VISAKHAPATNAM: 1995-96: 1-2. 1999-00: 2-0. 2004-05: 0-1. 2007-08: 1-1. 2009-10: 1-1. 2015-16: 0-3
Since their readmission to cricket, South Africa have visited India six times for Test tours. They won in 1999 and on two trips against possibly the best Indian side, they shared the trophy.
It was only in 2015, in Virat Kohli’s first Test series as captain at home, that they flew across the Indian Ocean with scars that still exist on a few of their players.
In both the drawn series where they had taken an early lead, one man had done all the talking. Jacques Kallis, AB de Villiers, Hashim Amla made runs, but it was Dale Steyn with the new ball in Ahmedabad and with the old one in Nagpur who burnt bright.
While visiting teams in India generally bank on spinners, South Africa always trusted their strength – fast bowlers.
Steyn is gone now, enjoying a retired life. The responsibility he shouldered lies on the likes of Kagiso Rabada and Lungi Ngidi. But unlike tours of the past, South Africa are not pinning hopes on pace this time.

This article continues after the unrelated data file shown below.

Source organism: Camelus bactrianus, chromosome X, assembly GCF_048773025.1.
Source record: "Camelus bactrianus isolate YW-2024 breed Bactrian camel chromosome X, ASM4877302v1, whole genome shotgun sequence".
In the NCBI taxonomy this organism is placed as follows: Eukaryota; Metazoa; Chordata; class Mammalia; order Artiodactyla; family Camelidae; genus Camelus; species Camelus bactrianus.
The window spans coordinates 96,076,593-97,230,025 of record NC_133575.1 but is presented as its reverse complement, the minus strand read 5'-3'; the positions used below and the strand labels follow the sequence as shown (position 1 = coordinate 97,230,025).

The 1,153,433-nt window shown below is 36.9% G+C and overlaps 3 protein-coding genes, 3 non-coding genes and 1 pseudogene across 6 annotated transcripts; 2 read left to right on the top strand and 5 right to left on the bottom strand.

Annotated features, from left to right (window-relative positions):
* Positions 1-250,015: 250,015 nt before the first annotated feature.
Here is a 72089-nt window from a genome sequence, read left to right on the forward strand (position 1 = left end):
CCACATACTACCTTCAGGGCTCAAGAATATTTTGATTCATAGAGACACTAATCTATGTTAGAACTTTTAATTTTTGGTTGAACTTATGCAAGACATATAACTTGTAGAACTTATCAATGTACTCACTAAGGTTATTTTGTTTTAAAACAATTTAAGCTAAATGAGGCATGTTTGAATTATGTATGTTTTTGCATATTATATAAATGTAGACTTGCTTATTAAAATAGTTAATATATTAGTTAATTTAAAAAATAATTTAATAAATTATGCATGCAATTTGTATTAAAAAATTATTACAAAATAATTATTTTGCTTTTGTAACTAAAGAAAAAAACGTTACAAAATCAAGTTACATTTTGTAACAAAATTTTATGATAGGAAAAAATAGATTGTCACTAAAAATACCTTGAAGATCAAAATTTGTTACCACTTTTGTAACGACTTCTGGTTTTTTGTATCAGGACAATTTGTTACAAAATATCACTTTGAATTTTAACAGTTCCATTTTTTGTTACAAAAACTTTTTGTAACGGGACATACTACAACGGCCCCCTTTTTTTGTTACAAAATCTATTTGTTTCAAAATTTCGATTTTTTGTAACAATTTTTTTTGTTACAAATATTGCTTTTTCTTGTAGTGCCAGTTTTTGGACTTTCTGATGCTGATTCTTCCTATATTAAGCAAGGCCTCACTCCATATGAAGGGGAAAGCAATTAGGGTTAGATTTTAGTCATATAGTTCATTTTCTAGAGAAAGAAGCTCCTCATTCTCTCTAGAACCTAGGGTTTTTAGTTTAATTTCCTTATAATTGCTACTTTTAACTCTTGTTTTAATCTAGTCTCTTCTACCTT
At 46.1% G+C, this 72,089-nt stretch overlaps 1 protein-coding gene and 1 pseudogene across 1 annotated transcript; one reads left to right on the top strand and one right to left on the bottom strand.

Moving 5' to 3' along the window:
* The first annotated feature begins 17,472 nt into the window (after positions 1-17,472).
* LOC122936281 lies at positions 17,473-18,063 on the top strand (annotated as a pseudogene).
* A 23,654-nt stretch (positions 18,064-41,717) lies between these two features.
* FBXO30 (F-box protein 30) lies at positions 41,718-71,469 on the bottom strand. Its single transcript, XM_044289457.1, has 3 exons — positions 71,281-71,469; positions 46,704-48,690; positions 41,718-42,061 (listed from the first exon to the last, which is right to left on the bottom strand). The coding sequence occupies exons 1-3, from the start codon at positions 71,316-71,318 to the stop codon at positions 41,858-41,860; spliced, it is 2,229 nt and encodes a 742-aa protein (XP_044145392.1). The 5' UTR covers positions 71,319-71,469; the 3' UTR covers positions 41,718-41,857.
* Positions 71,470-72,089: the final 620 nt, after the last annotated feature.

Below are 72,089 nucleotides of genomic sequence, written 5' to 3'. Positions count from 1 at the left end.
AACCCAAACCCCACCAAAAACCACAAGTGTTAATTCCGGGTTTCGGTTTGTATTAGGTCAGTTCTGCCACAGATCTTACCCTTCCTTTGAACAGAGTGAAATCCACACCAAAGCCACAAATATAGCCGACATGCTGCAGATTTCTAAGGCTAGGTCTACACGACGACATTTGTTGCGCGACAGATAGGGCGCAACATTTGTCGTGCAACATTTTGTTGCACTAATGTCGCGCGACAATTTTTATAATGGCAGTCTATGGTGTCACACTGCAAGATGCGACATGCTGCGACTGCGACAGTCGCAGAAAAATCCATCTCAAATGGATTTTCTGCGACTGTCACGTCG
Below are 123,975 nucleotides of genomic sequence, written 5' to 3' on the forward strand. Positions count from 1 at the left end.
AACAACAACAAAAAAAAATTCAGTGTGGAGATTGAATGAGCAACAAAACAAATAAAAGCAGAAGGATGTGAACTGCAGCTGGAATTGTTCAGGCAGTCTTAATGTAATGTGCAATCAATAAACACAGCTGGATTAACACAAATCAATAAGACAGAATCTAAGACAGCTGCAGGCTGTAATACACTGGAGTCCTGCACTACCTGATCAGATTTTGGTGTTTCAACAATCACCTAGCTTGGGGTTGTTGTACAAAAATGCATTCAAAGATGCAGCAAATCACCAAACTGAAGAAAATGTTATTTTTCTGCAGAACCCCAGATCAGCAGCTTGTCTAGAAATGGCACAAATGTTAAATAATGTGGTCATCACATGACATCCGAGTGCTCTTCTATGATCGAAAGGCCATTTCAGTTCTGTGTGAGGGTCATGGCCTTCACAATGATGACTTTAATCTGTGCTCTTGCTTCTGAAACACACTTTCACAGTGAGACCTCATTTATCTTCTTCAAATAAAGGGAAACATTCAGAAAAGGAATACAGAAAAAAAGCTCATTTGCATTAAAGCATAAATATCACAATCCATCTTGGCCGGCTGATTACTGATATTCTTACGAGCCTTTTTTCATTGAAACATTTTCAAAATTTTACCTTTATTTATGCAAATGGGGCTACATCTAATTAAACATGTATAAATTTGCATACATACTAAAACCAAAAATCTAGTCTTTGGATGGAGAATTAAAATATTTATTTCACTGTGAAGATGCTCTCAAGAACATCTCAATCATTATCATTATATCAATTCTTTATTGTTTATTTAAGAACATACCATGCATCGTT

For a change, they have a world-class spinner in Keshav Maharaj, a left-armer who can extract turn and bounce.
Unlike Paul Harris or some of the others, he isn’t in the side to play the containing role. Even under Ottis Gibson’s coaching when South Africa relied on pace, Maharaj had the licence to attack. Last year in Colombo, bowling first he picked up nine wickets in the first innings.
Maharaj arrives in India with his reputation intact. Though their batting is weak, if Maharaj and Dane Piedt can do their bit alongside Rabada and Ngidi, South Africa might be able to push the hosts. Maharaj is already hailed as the best spinner to come out of the Rainbow Nation since readmission, but he is not reading much into it. “I don’t think I’m the best yet. You can judge after the Test series,” he said.
Maybe he is trying to stay humble, but something else may also be going through his mind. While some have benefited from square turners, the likes of Shane Warne and Muttiah Muralitharan found it tough on true Indian surfaces that South Africa are likely to encounter this time. Much of it has to do with handling SG balls, something that spinners from other parts of the world are not used to.
“It’s a lot different with the Kookaburra. Still getting used to it. It does get softer a little bit quicker, but we still have to find a way to get through that. If you look at Jadeja and Ashwin, Ashwin has a lot of variations. Jadeja is fairly simple. But the key is his consistency and making it uncomfortable for the batters,” Maharaj said.
It is to be seen how much of a contest the series produces, but one thing is for sure. Maharaj versus Jadeja might be a duel to relish.